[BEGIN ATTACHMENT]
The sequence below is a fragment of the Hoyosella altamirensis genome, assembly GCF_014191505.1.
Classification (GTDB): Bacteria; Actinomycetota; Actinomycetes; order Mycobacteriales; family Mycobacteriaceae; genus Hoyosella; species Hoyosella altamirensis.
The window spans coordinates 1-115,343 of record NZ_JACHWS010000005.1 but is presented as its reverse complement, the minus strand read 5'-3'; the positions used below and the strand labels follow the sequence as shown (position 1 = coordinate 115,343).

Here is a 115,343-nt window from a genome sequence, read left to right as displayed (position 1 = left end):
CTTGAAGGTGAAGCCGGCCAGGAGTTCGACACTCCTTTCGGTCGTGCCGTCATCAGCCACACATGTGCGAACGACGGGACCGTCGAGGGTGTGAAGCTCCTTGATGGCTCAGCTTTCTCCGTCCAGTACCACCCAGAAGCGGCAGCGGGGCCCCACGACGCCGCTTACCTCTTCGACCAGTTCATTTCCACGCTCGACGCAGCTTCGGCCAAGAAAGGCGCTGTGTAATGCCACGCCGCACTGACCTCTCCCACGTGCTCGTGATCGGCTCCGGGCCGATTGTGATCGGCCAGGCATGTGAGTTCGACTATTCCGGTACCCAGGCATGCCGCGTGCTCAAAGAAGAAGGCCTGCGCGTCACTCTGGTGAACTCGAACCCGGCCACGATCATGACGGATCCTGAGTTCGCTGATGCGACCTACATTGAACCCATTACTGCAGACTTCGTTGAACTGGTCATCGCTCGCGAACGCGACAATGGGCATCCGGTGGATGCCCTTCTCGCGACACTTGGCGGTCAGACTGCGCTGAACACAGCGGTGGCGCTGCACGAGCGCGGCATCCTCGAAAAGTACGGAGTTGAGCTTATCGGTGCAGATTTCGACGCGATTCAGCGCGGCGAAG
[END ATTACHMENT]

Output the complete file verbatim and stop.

The sequence below is a fragment of the Hoyosella altamirensis genome, assembly GCF_014191505.1.
Classification (GTDB): Bacteria; Actinomycetota; Actinomycetes; order Mycobacteriales; family Mycobacteriaceae; genus Hoyosella; species Hoyosella altamirensis.
The window spans coordinates 1-115,343 of record NZ_JACHWS010000005.1 but is presented as its reverse complement, the minus strand read 5'-3'; the positions used below and the strand labels follow the sequence as shown (position 1 = coordinate 115,343).

Here is a 115,343-nt window from a genome sequence, read left to right as displayed (position 1 = left end):
CTTGAAGGTGAAGCCGGCCAGGAGTTCGACACTCCTTTCGGTCGTGCCGTCATCAGCCACACATGTGCGAACGACGGGACCGTCGAGGGTGTGAAGCTCCTTGATGGCTCAGCTTTCTCCGTCCAGTACCACCCAGAAGCGGCAGCGGGGCCCCACGACGCCGCTTACCTCTTCGACCAGTTCATTTCCACGCTCGACGCAGCTTCGGCCAAGAAAGGCGCTGTGTAATGCCACGCCGCACTGACCTCTCCCACGTGCTCGTGATCGGCTCCGGGCCGATTGTGATCGGCCAGGCATGTGAGTTCGACTATTCCGGTACCCAGGCATGCCGCGTGCTCAAAGAAGAAGGCCTGCGCGTCACTCTGGTGAACTCGAACCCGGCCACGATCATGACGGATCCTGAGTTCGCTGATGCGACCTACATTGAACCCATTACTGCAGACTTCGTTGAACTGGTCATCGCTCGCGAACGCGACAATGGGCATCCGGTGGATGCCCTTCTCGCGACACTTGGCGGTCAGACTGCGCTGAACACAGCGGTGGCGCTGCACGAGCGCGGCATCCTCGAAAAGTACGGAGTTGAGCTTATCGGTGCAGATTTCGACGCGATTCAGCGCGGCGAAG